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Nepotism in the Workplace: What You Need to Know

Nepotism in the Workplace: What You Need to Know

It's no secret that family members often help out friends and relatives when they're looking for a job, but is this practice always fair to other candidates? In many cases, nepotism can give someone an unfair advantage in the hiring process. Let's take a look at some of the causes and effects of nepotism in the workplace.

What Is Nepotism in the Workplace?

Nepotism in the workplace is the practice of hiring or promoting family members or close friends, regardless of their qualifications. While it can take many forms, nepotism is generally thought of as a form of workplace discrimination.

For example, if two equally-qualified candidates are up for a promotion, and the boss gives the job to his son-in-law, that would be an example of nepotism. Nepotism can also occur when someone with less experience is hired simply because they know the boss.

In some cases, nepotism can be beneficial, especially if the person being hired has the necessary skills and qualifications. However, in many cases, nepotism creates an unfair workplace where qualified individuals are passed over for promotions or jobs simply because they don't have the right connections.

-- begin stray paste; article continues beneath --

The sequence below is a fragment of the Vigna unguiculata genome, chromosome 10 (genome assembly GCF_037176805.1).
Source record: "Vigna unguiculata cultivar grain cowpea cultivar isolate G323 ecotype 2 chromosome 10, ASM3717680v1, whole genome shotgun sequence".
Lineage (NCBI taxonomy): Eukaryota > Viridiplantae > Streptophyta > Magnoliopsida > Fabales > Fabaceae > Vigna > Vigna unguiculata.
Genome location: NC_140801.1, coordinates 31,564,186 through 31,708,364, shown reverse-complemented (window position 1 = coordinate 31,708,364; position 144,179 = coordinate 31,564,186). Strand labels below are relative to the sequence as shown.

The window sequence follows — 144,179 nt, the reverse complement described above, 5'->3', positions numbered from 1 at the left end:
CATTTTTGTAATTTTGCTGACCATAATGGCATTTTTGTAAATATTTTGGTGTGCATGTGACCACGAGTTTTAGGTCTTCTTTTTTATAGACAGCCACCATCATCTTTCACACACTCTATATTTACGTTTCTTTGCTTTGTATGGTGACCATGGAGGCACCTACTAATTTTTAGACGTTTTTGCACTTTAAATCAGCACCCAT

What Are the Causes of Nepotism in the Workplace?

Nepotism has been a part of workplace culture throughout human history. From monarchies to running a family business, nepotism is an integral part of many cultures. But, what causes nepotism to arise in modern offices?

  • Tribalism. Humans have an innately discriminatory view of outsiders. This can cause a workplace to gradually become more and more homogenous as people are hired not for their talent, but because they fit in. An extreme version of this tribal thinking is to only hire people who are friends or family of the people in charge.
  • Bad Management. Nepotism at work can be a sign of bad management. Certain managers may hire and promote family members purely because of favoritism. This is at the expense of the other candidates, staff, and the organization.
  • Cutting Costs. A more benign cause of nepotism is that it serves as a useful shortcut to hiring new staff. Advertising for jobs is costly and the following processes for onboarding can be detrimental to the company. Hiring family members or friends makes the process quicker and more reliable.
  • Risk Aversion. As with cost reduction, nepotism also reduces the risks associated with hiring unknown talent. When hiring a friend or a family member, the managers are already aware of the talents and flaws of an individual.

Examples of Nepotism in the Workplace

Nepotism extends beyond simply hiring family members for certain positions. It can include demonstrations of favoritism, unfair promotion, as well as using positions of power to positively impact a family member. Some famous examples of nepotism are: